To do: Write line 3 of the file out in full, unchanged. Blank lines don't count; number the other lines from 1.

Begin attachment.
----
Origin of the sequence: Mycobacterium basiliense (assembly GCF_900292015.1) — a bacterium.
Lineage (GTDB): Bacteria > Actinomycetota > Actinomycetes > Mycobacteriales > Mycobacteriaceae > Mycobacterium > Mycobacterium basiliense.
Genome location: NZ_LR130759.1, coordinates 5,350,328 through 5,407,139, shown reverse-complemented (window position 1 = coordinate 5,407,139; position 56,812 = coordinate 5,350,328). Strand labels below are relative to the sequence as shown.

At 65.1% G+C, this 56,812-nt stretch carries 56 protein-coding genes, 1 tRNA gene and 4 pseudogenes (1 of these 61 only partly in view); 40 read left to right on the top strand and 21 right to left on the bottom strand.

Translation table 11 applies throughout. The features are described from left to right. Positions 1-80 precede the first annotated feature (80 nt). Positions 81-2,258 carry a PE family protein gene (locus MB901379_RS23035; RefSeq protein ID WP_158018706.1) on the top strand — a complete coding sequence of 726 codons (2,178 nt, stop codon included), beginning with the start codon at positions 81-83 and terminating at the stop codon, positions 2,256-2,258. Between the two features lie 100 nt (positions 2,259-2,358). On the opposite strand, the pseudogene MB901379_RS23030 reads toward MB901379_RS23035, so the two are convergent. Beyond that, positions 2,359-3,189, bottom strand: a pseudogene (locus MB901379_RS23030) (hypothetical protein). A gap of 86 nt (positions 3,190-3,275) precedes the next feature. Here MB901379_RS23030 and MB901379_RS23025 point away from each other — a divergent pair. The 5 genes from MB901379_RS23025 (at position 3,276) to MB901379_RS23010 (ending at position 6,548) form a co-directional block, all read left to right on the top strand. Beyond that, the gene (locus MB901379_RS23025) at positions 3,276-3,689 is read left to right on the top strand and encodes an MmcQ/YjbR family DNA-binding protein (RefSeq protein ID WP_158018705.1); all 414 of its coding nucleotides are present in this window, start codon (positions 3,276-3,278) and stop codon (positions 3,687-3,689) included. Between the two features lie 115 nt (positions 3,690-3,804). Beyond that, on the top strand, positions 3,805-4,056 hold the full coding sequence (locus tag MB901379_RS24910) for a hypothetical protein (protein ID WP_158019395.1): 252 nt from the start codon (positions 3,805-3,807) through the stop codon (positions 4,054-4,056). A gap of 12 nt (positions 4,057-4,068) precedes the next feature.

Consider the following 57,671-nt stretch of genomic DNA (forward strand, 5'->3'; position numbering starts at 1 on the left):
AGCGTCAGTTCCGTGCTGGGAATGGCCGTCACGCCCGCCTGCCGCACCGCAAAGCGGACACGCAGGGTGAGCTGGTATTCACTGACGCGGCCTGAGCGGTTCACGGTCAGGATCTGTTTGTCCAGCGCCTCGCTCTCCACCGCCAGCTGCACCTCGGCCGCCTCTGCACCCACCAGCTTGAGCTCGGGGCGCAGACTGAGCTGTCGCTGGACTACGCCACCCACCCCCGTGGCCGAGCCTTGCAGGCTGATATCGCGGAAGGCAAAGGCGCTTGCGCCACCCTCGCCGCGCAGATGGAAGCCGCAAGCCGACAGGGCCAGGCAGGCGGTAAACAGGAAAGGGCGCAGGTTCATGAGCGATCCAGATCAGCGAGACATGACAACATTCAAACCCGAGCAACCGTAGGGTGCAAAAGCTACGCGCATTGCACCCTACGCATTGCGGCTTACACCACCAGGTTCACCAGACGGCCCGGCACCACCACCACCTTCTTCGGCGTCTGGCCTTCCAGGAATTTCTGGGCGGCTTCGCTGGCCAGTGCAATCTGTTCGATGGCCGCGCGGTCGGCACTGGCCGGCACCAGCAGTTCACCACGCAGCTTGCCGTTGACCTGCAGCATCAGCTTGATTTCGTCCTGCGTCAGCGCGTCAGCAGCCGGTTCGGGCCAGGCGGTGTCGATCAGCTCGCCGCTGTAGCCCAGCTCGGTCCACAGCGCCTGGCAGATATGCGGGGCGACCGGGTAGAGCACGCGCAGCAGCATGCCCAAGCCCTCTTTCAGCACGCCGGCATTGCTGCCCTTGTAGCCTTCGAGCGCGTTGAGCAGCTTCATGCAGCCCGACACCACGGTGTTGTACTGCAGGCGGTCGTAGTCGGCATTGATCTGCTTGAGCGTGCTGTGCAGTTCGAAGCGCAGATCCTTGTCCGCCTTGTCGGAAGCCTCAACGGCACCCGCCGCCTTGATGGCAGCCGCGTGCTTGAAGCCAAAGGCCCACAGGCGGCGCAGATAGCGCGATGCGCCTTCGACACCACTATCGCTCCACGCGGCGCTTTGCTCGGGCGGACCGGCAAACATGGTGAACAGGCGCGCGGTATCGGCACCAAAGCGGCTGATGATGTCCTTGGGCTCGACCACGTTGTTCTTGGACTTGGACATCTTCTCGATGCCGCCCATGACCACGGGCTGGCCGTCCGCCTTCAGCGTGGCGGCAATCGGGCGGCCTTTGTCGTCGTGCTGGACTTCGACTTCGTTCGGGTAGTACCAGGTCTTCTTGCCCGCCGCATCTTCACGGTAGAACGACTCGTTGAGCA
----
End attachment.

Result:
Genome location: NZ_LR130759.1, coordinates 5,350,328 through 5,407,139, shown reverse-complemented (window position 1 = coordinate 5,407,139; position 56,812 = coordinate 5,350,328). Strand labels below are relative to the sequence as shown.